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News of the week selected by Impactscool – June 4th, 2018

4 June 2018 | Written by La redazione

The most important news on technology and the future, selected from all over the web for Impactscool’s readers

Are moon settlements the future of real estate?

Amazon CEO Jeff Bezos says that Blue Origin, the privately funded space venture that is developing technologies to enable private human access to space, will work with NASA and the European Space Agency to create a settlement on the moon. If Blue Origin’s primary goal is to reduce the costs of access to space, in the long run Bezos’s idea is to move all the heavy industry in solar-powered space outposts, in order to ensure that our planet can cope with the rising demand for energy, and the stress that growing populations will put on Earth’s environment. “We will have to leave this planet,” Bezos said. “We’re going to leave it, and it’s going to make this planet better. We’ll come and go, and the people who want to stay will stay.” And that’s where the moon plays a part: Bezos pointed out that the moon is conveniently located, reachable in just a couple of days with the right rocket. Scientists have determined that it has deposits of water ice near the poles that could be converted into drinkable water, breathable air and propellants for refuellable rockets. “It’s almost like somebody set this up for us”.


Good news for the latest specimens of northern white rhino

After the death of Sudan, the last male northern white rhino, the fate of this species seemed to be marked: only two female, Najin and Fatu, still resist in the Ol Pejeta reserve in Kenya. But good news could come from a group of researchers at the San Diego Zoo Institute for Conservation Research. Scientists are developing techniques of genetic conservation, thanks to the use of cryopreservation, which could mean a return to life of the now practically extinct rhinos subspecies. Using the genetic material of the northern white rhinos preserved in the “Frozen Zoo”, the structure that saves cryopreserved genetic and cellular materials of different animal species, in fact, a new progeny could start, using females southern white rhinos, a very similar subspecies, as a surrogate mothers. The project is still in its early stages, but the hope is that soon Najin and Fatu will no longer be alone.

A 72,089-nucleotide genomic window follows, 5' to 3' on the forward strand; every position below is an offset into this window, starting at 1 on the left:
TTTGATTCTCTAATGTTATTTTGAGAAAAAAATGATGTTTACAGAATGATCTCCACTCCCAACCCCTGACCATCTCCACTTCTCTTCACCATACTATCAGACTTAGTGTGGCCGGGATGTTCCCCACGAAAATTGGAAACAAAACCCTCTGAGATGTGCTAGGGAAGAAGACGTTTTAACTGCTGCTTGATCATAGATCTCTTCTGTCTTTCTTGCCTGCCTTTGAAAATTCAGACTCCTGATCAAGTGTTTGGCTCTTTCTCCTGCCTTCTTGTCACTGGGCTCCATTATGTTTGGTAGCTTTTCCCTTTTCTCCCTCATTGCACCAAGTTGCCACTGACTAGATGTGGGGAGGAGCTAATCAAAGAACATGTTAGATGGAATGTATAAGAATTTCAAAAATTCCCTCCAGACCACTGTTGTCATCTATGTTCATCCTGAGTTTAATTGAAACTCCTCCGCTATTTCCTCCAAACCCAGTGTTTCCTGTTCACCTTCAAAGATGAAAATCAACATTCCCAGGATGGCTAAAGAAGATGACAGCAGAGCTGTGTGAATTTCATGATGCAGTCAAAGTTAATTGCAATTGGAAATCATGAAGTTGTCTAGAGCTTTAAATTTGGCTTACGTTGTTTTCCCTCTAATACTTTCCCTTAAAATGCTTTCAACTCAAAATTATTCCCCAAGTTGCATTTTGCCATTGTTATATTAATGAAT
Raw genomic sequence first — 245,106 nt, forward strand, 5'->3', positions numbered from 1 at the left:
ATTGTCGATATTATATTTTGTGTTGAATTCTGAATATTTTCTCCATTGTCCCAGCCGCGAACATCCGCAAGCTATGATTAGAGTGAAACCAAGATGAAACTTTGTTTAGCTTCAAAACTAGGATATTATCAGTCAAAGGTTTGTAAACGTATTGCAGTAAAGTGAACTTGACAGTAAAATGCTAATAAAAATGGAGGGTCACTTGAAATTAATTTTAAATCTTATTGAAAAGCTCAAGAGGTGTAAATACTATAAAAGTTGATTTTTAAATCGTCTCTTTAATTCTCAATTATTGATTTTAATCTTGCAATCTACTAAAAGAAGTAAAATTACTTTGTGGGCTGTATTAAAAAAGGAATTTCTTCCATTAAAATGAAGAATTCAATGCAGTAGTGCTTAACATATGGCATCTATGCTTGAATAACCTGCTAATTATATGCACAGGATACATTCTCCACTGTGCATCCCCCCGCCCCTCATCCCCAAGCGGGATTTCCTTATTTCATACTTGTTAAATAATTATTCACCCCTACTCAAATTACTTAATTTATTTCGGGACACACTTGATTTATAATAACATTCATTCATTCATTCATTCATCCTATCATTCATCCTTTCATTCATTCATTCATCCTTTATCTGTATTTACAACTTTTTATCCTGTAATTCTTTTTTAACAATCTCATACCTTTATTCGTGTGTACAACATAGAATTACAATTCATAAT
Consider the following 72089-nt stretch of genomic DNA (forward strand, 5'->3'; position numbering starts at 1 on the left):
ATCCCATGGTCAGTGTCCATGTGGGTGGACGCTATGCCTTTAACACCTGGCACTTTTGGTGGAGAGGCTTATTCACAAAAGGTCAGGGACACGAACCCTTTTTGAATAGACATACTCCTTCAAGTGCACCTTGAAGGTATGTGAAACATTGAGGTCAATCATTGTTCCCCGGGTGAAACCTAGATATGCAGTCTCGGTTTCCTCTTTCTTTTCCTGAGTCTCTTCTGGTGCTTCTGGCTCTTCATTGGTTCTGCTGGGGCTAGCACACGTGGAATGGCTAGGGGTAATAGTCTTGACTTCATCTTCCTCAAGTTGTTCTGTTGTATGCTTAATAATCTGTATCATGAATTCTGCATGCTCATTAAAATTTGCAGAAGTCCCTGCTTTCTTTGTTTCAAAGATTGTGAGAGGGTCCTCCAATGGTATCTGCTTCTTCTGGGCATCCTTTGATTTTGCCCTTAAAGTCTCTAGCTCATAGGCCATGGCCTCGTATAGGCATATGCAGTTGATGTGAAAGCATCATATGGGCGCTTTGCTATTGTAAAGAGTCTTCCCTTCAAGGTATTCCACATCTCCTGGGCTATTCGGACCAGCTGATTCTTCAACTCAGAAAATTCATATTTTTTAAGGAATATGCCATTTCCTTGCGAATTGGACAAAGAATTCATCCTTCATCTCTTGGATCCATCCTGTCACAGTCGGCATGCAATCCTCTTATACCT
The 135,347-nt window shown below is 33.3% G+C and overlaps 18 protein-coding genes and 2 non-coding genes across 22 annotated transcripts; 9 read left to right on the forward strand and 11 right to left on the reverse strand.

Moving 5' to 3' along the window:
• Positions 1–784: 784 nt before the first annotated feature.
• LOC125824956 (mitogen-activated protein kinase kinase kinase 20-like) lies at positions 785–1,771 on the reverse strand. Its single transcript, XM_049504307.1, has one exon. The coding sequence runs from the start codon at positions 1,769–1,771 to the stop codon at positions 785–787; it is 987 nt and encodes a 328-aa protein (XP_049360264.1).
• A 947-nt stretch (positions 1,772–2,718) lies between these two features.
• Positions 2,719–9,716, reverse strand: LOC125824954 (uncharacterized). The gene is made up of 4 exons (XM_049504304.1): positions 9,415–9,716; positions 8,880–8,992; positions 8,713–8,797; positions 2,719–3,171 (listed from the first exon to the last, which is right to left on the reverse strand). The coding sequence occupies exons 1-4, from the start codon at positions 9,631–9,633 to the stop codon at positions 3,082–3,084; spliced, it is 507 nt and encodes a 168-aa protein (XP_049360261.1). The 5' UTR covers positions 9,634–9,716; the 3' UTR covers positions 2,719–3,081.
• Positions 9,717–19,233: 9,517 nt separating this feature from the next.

Papua New Guinea wants to ban Facebook for a month

“The time will allow information to be collected to identify users that hide behind fake accounts, users that upload pornographic images, users that post false and misleading information on Facebook to be filtered and removed”, Sam Basil, the Minister of Communications of Papua New Guinea said, in order to justify the decision of his government to ban Facebook for a month. The ban, issued after the Cambridge Analytica scandal, was decided with the intention of having analysts of the communications department investigate the effects that the social network has on the community. As noted by the University of Sydney policy expert and media director, Aim Sinpeg, the measure raises some questions: “One month is an interesting time limit for a ban, I am not exactly sure what they think they can achieve, and why a ban is necessary. You can do Facebook analysis without it. And what data are the government collecting? If they are concerned about fake news there are many ways to do it without issuing a ban on a platform”.

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